For much of the history of the ancient Near East, the heart of the Mesopotamian world was in the south, centred on the city-state of Babylon. Much of the culture of the region developed there first and then quickly spread throughout the rest of the area, including architecture and the cuneiform writing system. Because of this, it was vital for the surrounding kingdoms like Elam and Assyria to assert their dominance over Babylon and the various other city-states in Mesopotamia in order to legitimise their ascendency in the region. The Assyrians were arguably the most successful at this due to the military achievements of their rulers, especially during the Neo-Assyrian era. Centuries after Tukulti-Ninurta I had abducted the statue of Marduk, a relief was created in the eighth century BC showing the Neo-Assyrian soldiers of Tiglath-pileser III (744–727 BC) taking statues of the gods from Nimrud. When conflict erupted between Assyria and Babylon in the seventh century BC, the religious centre of Sippar, located on the border between the two states, was caught in the middle. As a result, the Neo-Assyrian ruler Sennacherib (704–681 BC) sacked the city, destroyed the temple of Annunita and abducted the statue of Shamash. However, one of the most devastating attacks of Sennacherib’s reign was against Babylon in 689 BC Not only did he order his soldiers to take or destroy all of the city’s statues of their gods, he also diverted the flow of the Euphrates River in order to completely destroy the city.

Abductingthegods2The Dragon Marduk. Many Babylonian deities have animal representations with Marduk often depicted as the “snake-dragon,” as seen in this glazed brick relief from King Nebuchadnezzar’s Ishtar Gate constructed in 575 BC Marduk was the patron god of the city of Babylon, where his ziggurat tower, Etemenanki, was built. This tower is often associated with the biblical “tower of Babel” and is mentioned in the Annals of the Assyrian king Sennacherib, who claims he destroyed the temple tower of his Babylonian enemies in 689 BC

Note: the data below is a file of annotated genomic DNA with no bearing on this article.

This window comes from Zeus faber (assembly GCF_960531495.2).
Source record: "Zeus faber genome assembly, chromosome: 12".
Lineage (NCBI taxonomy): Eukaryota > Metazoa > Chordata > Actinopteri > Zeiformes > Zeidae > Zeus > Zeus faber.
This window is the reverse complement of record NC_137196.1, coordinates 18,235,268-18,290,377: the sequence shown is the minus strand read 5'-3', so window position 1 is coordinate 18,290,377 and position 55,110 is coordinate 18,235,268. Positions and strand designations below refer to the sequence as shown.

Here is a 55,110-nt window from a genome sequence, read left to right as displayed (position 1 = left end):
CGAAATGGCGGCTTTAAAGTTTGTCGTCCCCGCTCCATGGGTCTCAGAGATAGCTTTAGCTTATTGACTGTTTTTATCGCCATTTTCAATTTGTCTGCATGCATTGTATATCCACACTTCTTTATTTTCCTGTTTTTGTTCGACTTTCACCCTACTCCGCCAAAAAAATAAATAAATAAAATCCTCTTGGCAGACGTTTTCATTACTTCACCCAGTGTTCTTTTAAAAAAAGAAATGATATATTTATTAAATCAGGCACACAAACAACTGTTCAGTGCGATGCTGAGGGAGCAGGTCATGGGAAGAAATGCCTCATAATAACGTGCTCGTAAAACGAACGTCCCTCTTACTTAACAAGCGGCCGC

As an example of the reverence some rulers held for the city of Babylon, the Neo-Assyrian ruler Esarhaddon (r. 680–689 BC) bragged about returning the statue and treasures of Marduk to his temple in Babylon from Elam after conquering and plundering the ancient Iranian kingdom. His son, Ashurbanipal (668–627 BC), would later follow in his father’s footsteps, returning the statues of exiled gods to several Mesopotamian cities. Ashurbanipal had the same mind-set as his father in that both of them believed the military campaigns of their predecessor Sennacherib were too severe. In order to please the gods and earn their forgiveness, he returned abducted statues to Sippar and the statue of the goddess Nanna to Uruk. The Neo-Assyrian monarch had even claimed the goddess had spoken to him and said, “Ashurbanipal shall bring me out of wicked Elam.”

It was not long after the fall of the Neo-Assyrian Empire that the culture of Mesopotamia changed and the abduction of the gods of rivals ceased in the region. To avenge the atrocities committed by Sennacherib on Elam, the successors of the ancient Iranian kingdom known as the Medes allied with the Babylonians to invade Assyria. 

In 612 BC, the Medes and Babylonians besieged the Assryian capital, Nineveh, for three months until the city fell. The combined forces successfully conquered the empire, but their ascendency in the region was short-lived as well. To the south of the Medes, the Persian king Cyrus II led numerous highly successful military campaigns and greatly expanded his territory. In 539 BC, he invaded Babylonia and the city lost its independence. The Persians would come to rule Mesopotamia for the next 200 years and thus the era of competing independent kingdoms, city-states and empires came to an end in the region. 

The centuries that followed certainly were not entirely peaceful, but even as the Macedonians, Parthians, Sassanid Persians and various other people gained control of the region, Mesopotamia became nearly consistently under the rule of one monarch. With the new conquerors came their religions, including the beliefs of the Greco-Romans, Zoroastrianism and eventually Islam. The practice of abducting gods ended, just as the religion of ancient Mesopotamia faded away. 



Erich B. Anderson